Haiku in English
A haiku in English is an English-language poem written in the Japanese poetry style known as haiku. The degree to which haiku in English resemble classic Japanese haiku varies, but many of these poems draw on short, concise wording and a reference to nature.
The first haiku written in English date from the late 19th century, influenced by English translations of traditional Japanese haiku. Many well-known English-language poets have written what they called "haiku", although definitions of the genre have remained disputable. Haiku has also proven popular in English-language schools as a way to encourage the appreciation and writing of poetry.
"Haiku" in English is a term sometimes loosely applied to any short, impressionistic poem, but there are certain characteristics that are commonly associated with the genre:
- a focus on nature or the seasons
- a division into two asymmetrical sections that juxtaposes two subjects (e.g. something natural and something human-made, two unexpectedly similar things, etc.)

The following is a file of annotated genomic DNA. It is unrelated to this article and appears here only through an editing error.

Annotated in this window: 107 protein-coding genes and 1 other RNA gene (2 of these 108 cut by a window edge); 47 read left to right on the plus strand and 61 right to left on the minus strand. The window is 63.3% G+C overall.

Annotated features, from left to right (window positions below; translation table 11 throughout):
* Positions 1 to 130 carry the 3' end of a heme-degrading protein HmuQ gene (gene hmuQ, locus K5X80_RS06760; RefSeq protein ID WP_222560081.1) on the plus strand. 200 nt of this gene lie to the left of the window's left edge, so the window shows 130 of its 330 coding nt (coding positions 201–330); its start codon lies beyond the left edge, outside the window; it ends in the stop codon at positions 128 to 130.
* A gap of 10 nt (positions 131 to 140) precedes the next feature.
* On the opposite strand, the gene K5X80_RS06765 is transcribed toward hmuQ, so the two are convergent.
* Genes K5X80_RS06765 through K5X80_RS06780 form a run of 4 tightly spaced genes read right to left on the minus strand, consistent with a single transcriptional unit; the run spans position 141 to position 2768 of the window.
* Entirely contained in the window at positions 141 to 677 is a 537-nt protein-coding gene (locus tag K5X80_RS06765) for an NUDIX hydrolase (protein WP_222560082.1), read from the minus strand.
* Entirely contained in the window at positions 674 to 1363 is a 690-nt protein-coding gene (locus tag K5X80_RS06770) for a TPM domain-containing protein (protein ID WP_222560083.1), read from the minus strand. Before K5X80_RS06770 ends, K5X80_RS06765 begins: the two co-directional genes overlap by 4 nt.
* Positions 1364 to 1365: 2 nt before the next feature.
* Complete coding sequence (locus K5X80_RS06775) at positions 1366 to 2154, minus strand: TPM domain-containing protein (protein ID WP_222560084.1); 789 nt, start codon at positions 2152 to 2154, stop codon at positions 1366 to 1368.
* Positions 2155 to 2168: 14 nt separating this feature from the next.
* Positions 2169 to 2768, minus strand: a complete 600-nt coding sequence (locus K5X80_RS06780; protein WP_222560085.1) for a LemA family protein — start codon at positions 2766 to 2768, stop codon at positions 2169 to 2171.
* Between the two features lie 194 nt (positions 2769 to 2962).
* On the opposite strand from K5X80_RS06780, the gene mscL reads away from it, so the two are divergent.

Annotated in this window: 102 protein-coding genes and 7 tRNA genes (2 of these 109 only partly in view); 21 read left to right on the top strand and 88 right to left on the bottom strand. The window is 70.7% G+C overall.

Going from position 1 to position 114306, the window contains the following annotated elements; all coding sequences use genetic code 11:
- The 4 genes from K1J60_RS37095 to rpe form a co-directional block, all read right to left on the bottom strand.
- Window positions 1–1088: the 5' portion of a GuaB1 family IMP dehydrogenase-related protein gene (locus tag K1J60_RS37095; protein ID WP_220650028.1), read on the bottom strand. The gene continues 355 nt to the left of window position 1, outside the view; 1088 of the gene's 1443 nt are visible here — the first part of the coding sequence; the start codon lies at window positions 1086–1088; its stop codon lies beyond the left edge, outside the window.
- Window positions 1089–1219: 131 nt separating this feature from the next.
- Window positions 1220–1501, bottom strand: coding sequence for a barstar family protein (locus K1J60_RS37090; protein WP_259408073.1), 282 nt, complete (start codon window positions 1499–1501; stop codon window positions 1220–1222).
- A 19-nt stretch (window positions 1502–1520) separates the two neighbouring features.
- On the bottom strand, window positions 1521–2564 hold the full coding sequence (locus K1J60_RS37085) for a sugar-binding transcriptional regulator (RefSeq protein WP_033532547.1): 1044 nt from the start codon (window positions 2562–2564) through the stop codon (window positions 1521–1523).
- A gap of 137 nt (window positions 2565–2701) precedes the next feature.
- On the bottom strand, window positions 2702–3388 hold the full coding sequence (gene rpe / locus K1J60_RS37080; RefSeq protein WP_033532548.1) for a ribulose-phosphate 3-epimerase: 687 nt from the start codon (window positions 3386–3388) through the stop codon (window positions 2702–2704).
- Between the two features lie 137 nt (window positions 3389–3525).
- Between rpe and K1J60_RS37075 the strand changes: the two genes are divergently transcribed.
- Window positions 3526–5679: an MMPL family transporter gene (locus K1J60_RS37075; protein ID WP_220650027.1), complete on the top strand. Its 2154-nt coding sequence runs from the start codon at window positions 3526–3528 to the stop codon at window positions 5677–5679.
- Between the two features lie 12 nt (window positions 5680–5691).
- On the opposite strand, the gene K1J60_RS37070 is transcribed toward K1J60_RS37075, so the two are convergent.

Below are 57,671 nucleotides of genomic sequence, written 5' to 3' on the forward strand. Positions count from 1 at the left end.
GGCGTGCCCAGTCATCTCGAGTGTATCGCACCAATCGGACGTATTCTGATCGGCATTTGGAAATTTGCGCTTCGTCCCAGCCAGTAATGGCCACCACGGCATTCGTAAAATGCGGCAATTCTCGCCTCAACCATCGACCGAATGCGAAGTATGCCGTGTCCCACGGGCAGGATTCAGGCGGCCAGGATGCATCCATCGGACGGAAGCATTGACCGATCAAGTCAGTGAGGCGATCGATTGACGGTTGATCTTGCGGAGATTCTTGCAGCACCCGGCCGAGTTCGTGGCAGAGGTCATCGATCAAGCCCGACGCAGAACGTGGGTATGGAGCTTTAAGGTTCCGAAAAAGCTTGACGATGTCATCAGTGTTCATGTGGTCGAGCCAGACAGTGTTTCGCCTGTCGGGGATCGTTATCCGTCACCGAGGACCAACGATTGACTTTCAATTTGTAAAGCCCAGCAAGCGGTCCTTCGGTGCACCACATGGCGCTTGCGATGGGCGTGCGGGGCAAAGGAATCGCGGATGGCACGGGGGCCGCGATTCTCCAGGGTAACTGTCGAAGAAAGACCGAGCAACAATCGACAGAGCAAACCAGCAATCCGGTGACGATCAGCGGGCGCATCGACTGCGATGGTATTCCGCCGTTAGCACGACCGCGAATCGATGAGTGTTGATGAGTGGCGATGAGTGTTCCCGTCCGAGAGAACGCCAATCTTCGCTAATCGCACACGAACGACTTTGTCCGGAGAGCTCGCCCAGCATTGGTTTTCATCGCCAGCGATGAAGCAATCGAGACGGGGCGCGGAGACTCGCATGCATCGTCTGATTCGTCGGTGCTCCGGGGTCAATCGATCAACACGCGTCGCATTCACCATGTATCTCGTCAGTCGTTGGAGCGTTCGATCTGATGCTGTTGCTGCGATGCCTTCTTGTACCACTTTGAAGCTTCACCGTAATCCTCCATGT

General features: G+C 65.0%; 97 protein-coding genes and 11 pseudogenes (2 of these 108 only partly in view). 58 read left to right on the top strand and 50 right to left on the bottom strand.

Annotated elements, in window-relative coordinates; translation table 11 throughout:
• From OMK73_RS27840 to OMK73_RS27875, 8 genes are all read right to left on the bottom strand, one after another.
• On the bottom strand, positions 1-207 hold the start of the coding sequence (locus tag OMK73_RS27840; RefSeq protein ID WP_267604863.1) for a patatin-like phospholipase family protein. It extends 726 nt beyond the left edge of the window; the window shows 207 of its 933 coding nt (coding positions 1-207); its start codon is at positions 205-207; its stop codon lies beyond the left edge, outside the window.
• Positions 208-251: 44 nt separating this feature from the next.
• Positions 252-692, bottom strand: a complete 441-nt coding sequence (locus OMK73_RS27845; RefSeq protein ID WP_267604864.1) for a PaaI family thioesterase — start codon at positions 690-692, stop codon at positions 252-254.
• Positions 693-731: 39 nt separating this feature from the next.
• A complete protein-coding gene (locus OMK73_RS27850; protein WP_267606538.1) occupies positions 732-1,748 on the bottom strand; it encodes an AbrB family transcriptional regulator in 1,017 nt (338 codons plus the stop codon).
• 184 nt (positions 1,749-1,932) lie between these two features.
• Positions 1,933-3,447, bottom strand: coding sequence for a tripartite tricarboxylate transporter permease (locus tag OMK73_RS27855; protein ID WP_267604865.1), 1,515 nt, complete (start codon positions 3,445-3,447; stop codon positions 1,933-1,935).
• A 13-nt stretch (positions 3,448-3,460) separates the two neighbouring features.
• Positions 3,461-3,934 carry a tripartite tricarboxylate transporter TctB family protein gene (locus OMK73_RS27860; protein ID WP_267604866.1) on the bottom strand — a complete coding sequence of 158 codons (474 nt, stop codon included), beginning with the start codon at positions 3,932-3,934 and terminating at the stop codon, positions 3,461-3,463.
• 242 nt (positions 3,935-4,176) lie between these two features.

- a contemplative or wistful tone and an impressionistic brevity
- "telegram style" syntax; no superfluous words
- an emphasis on imagery over exposition
- avoidance of metaphor and similes
- non-rhyming lines
Some additional traits are especially associated with English-language haiku (as opposed to Japanese-language haiku):
- a three-line format with 17 syllables arranged in a 5–7–5 pattern;[a] or about 10 to 14 syllables, which more nearly approximates the duration of a Japanese haiku with the second line usually the longest. Some poets want their haiku to be expressed in one breath
- little or no punctuation or capitalization, except that cuts are sometimes marked with dashes or ellipses and proper nouns are usually capitalized
Britain and Australia
In Britain, the editors of The Academy announced the first known English-language haikai contest on April 8, 1899, shortly after William George Aston's pioneering History of Japanese Literature appeared. The contest, number 27 of the magazine's ongoing series, drew dozens of entries, and the prize was awarded to: